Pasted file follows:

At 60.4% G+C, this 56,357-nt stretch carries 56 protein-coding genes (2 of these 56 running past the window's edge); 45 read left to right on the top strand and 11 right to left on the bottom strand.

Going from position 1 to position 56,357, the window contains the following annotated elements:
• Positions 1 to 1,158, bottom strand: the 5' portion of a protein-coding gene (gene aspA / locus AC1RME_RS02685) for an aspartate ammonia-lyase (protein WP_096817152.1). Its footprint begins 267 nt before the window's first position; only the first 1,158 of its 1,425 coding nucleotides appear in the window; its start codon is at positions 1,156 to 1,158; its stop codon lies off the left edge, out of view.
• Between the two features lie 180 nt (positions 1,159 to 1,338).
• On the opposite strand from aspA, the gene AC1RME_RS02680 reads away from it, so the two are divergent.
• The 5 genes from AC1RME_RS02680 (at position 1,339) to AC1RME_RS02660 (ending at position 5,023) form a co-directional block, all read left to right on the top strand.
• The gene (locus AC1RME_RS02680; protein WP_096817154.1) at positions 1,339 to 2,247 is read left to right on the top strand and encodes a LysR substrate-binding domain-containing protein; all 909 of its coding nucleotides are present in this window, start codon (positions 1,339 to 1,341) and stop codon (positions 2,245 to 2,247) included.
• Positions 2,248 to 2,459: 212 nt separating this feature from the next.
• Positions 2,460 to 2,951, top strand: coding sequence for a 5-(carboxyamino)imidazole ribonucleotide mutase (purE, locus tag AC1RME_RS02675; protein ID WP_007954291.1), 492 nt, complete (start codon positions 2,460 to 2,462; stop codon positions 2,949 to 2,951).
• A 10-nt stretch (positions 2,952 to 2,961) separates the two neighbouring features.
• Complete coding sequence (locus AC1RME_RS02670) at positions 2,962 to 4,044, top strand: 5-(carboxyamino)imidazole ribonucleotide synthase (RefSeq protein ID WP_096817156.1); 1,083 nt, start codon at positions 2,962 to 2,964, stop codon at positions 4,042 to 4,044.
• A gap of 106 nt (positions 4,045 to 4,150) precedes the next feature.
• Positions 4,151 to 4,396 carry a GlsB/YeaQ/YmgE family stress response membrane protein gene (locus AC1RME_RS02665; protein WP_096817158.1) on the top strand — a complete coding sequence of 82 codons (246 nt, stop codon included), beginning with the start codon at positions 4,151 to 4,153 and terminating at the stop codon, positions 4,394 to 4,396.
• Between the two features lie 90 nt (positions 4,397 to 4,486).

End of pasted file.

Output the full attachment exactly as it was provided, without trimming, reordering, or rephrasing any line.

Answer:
At 60.4% G+C, this 56,357-nt stretch carries 56 protein-coding genes (2 of these 56 running past the window's edge); 45 read left to right on the top strand and 11 right to left on the bottom strand.

Going from position 1 to position 56,357, the window contains the following annotated elements:
• Positions 1 to 1,158, bottom strand: the 5' portion of a protein-coding gene (gene aspA / locus AC1RME_RS02685) for an aspartate ammonia-lyase (protein WP_096817152.1). Its footprint begins 267 nt before the window's first position; only the first 1,158 of its 1,425 coding nucleotides appear in the window; its start codon is at positions 1,156 to 1,158; its stop codon lies off the left edge, out of view.
• Between the two features lie 180 nt (positions 1,159 to 1,338).
• On the opposite strand from aspA, the gene AC1RME_RS02680 reads away from it, so the two are divergent.
• The 5 genes from AC1RME_RS02680 (at position 1,339) to AC1RME_RS02660 (ending at position 5,023) form a co-directional block, all read left to right on the top strand.
• The gene (locus AC1RME_RS02680; protein WP_096817154.1) at positions 1,339 to 2,247 is read left to right on the top strand and encodes a LysR substrate-binding domain-containing protein; all 909 of its coding nucleotides are present in this window, start codon (positions 1,339 to 1,341) and stop codon (positions 2,245 to 2,247) included.
• Positions 2,248 to 2,459: 212 nt separating this feature from the next.
• Positions 2,460 to 2,951, top strand: coding sequence for a 5-(carboxyamino)imidazole ribonucleotide mutase (purE, locus tag AC1RME_RS02675; protein ID WP_007954291.1), 492 nt, complete (start codon positions 2,460 to 2,462; stop codon positions 2,949 to 2,951).
• A 10-nt stretch (positions 2,952 to 2,961) separates the two neighbouring features.
• Complete coding sequence (locus AC1RME_RS02670) at positions 2,962 to 4,044, top strand: 5-(carboxyamino)imidazole ribonucleotide synthase (RefSeq protein ID WP_096817156.1); 1,083 nt, start codon at positions 2,962 to 2,964, stop codon at positions 4,042 to 4,044.
• A gap of 106 nt (positions 4,045 to 4,150) precedes the next feature.
• Positions 4,151 to 4,396 carry a GlsB/YeaQ/YmgE family stress response membrane protein gene (locus AC1RME_RS02665; protein WP_096817158.1) on the top strand — a complete coding sequence of 82 codons (246 nt, stop codon included), beginning with the start codon at positions 4,151 to 4,153 and terminating at the stop codon, positions 4,394 to 4,396.
• Between the two features lie 90 nt (positions 4,397 to 4,486).